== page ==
Nice Guys of San Diego Quietly Change Lives

AbilityVoice: a blog about mobility topics

Thirty years ago a small group of businessmen met for lunch at a restaurant in the San Diego area. Conversation turned from the usual topics of politics and sports to a family who was traveling the country in desperate search of treatment for their young son's leukemia. Their money was gone, and they could no longer afford their medical or living expenses.

The businessmen knew they could help and decided to offer financial support to the struggling family. While the family tragically lost their son to leukemia, that act of charity marked the beginning of Nice Guys.

Today Nice Guys is a highly-respected charitable organization in San Diego with over 130 volunteers (both nice guys and girls). The money they raise goes to families who have somehow "fallen through the cracks," as the group's website states, with a goal of bringing them back to self-sufficiency.

Nice Guys had quietly served the community for several years, but as awareness of the organization grew, along with need for their services, more attention has followed. They receive over 500 requests a year for financial support and equipment, ranging from clothing to hearing aids to wheelchair vans.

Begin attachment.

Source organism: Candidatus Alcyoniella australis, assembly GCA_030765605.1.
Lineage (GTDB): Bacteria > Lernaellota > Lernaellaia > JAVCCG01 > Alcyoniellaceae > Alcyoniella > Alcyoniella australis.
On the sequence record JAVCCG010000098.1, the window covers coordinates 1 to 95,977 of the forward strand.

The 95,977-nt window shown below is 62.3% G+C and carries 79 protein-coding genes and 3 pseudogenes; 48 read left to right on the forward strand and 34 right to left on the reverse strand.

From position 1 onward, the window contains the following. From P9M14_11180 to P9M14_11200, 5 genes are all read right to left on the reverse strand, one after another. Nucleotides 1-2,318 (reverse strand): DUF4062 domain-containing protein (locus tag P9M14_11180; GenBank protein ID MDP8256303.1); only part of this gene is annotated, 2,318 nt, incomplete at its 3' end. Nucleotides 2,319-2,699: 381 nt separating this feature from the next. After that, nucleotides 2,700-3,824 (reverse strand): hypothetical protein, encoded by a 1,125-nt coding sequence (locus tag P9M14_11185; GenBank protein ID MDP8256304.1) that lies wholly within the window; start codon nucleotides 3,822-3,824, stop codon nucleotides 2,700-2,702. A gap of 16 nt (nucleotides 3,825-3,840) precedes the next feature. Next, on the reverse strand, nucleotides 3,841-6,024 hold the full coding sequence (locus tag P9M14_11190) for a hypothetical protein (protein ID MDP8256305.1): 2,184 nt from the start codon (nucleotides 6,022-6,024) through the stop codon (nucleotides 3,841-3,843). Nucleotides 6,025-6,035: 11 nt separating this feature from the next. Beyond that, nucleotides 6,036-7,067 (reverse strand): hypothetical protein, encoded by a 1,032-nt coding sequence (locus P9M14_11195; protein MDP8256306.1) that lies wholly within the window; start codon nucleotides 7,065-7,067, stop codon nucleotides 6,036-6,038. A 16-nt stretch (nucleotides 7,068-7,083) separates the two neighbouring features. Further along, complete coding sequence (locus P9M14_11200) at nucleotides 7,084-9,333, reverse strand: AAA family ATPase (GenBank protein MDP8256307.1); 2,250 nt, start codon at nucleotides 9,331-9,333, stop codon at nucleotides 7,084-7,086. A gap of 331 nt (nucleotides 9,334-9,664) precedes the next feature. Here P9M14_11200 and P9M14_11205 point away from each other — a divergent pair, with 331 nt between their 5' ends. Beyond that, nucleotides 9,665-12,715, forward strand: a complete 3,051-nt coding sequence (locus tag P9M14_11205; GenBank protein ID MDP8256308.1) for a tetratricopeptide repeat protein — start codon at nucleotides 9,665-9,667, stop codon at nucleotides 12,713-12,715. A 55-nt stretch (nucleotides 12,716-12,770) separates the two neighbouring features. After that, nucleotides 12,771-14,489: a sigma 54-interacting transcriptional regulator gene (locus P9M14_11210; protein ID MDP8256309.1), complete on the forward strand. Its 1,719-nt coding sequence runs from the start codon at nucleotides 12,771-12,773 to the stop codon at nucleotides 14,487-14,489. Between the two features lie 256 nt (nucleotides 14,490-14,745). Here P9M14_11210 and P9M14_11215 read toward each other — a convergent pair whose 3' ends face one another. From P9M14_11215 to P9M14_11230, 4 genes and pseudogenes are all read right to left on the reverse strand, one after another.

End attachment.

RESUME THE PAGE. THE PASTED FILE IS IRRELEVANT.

That's where Ability Center comes in. The BraunAbility dealership has served the Southwest for years and has partnered with Nice Guys to make mobility a reality for several individuals through donations of accessible vehicles in the past.

Recently the President of Ability Center, Claudia Obertreis, made a personal donation to the organization. Her mother-in-law, who used a wheelchair van, passed away earlier last fall. Claudia and her husband immediately thought of Nice Guys. "They're a well-established organization in our area," said Claudia. "And she would have wanted the van to go to someone who was in need."

Nice Guys knew just the right recipient. Diane Mackie has MS, as well as numerous other health conditions, which have greatly limited her mobility in recent years. She's also mother to a dynamic 14-year-old, Kaleb, who has developmental disorders and autism. When her Ford Explorer with a wheelchair lift took its last run, she had no option - or finances - for mobility. Not only was she confined to the home, but her son was unable to get to school. It was a devastating time for Diane but she remained hopeful. "I just prayed Lord, I don't know what you have in store for us, but I know you'll see us through'," she recalled.

When Diane received a call from the Ability Center saying they had a van available, she knew her prayer had been answered. "What they did for me, I can never repay," she said. "I'm so humbled. It's absolutely changed everything."

As for the Obertreis family, they couldn't be happier that Diane and Kaleb were the recipients of their family's vehicle. "Diane was such a sweet and faithful woman," said Claudia. "She's also lived with MS for years as my mother-in-law did. They have similar personalities and values, so it's a great fit."

Now Diane is back on the road, Kaleb is back in school, and Diane is reenergized and able to pursue her volunteer work motivating and ministering to troubled youth in the area.

I think we can all agree the world could use a few more Nice Guys. Thank you to the volunteers who give hope and a "hand-up" to so many in the San Diego area. Your generous spirit is contagious!